No one does Christmas (or anything for that matter) quite like the royals. Exhibit A: the decorations they’ve put up at Buckingham Palace this year.
In a video posted to the Royal Family Instagram, Christmas is in full swing at Queen Elizabeth’s crib. There’s a half-dozen giant fir trees decorated in tiny lights and little fabric crown ornaments at the top of a staircase and lining the entryway. The royals also opted for a giant green garland wrapping around the grand staircase with multicolored glass baubles and dark-red velvet bows. All the decor is sourced from Windsor, according to the caption.
But to whom do we owe these magical trimming traditions? Well, it actually began with the royal family. According to the History Channel, we owe the popularity of decorated Christmas trees to Queen Victoria and Prince Albert (QEII’s great-great-grandparents), who gave their stamp of approval when Victoria began putting Christmas trees up at Windsor in the 1830s.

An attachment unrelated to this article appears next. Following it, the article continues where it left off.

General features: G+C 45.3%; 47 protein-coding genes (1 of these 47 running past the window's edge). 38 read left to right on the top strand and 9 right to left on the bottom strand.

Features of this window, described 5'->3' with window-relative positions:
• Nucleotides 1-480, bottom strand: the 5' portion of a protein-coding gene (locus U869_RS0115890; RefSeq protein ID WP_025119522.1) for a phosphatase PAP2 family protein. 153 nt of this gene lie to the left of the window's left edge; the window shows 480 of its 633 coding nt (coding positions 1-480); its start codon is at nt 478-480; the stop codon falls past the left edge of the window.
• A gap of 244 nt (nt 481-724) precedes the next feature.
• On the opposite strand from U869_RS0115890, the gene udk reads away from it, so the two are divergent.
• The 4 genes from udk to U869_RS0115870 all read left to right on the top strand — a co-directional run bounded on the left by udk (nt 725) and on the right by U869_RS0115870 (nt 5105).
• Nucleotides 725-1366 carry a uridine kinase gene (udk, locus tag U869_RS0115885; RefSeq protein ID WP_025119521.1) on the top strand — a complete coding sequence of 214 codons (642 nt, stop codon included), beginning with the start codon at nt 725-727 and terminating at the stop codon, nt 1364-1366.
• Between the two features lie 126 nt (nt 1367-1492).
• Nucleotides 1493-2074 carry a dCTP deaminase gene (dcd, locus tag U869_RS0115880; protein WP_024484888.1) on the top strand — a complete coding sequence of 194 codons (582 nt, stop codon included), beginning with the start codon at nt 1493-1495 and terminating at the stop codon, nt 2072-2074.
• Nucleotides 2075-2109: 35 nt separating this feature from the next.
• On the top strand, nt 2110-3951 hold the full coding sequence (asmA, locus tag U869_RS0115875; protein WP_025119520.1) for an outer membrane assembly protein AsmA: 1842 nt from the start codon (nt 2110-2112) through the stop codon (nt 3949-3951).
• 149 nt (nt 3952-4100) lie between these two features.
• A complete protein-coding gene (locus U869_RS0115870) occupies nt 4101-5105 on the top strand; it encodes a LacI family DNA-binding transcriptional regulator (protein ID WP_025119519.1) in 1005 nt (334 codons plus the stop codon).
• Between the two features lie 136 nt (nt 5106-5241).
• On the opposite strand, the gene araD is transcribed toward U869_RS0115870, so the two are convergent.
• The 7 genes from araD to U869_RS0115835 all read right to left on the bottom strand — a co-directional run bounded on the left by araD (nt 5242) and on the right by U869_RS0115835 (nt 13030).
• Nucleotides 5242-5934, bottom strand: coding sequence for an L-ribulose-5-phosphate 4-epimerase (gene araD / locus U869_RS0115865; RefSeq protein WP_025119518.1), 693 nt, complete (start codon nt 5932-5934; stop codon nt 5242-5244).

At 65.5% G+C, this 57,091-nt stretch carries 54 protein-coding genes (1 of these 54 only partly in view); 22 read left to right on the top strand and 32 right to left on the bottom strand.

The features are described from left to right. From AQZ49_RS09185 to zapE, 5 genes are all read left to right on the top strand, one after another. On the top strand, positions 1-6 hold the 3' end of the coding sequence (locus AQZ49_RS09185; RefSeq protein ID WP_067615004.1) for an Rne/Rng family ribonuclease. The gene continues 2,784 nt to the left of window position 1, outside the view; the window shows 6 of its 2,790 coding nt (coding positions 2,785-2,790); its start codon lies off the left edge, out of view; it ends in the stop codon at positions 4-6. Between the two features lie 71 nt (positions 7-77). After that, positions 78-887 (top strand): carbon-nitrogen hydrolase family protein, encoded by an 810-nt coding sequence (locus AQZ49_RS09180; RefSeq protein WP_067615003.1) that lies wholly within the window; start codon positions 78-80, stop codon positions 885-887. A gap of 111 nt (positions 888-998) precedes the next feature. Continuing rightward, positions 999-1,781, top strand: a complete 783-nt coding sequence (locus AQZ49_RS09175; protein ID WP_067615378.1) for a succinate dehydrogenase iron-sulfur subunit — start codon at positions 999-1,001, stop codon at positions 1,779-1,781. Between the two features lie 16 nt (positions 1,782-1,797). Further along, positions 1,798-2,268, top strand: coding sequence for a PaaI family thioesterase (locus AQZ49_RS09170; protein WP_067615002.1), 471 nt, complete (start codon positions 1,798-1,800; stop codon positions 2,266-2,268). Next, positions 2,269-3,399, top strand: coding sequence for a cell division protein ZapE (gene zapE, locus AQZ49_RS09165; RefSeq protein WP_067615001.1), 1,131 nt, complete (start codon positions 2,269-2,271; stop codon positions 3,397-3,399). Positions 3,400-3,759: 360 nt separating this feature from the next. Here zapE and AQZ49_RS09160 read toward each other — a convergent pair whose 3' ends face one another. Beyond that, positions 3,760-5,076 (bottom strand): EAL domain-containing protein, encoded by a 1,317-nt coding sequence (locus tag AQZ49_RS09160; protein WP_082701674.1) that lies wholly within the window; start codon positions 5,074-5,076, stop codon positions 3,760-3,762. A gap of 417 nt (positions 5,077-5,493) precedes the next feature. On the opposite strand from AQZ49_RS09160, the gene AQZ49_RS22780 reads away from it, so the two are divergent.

While she wasn’t the first to do it (the idea originated in the 1500s and became popular in Germany in the 1800s), the royal couple is credited with bringing the decorations to the masses, when an illustration of Victoria and Albert standing in front of an ornament-covered fir appeared in the London Illustrated News in 1848. This marked the first time the English-speaking public had seen such a picturesque tree inside a home, according to the History Channel site.
So, deck the halls, y’all. It’s a royal family tradition.
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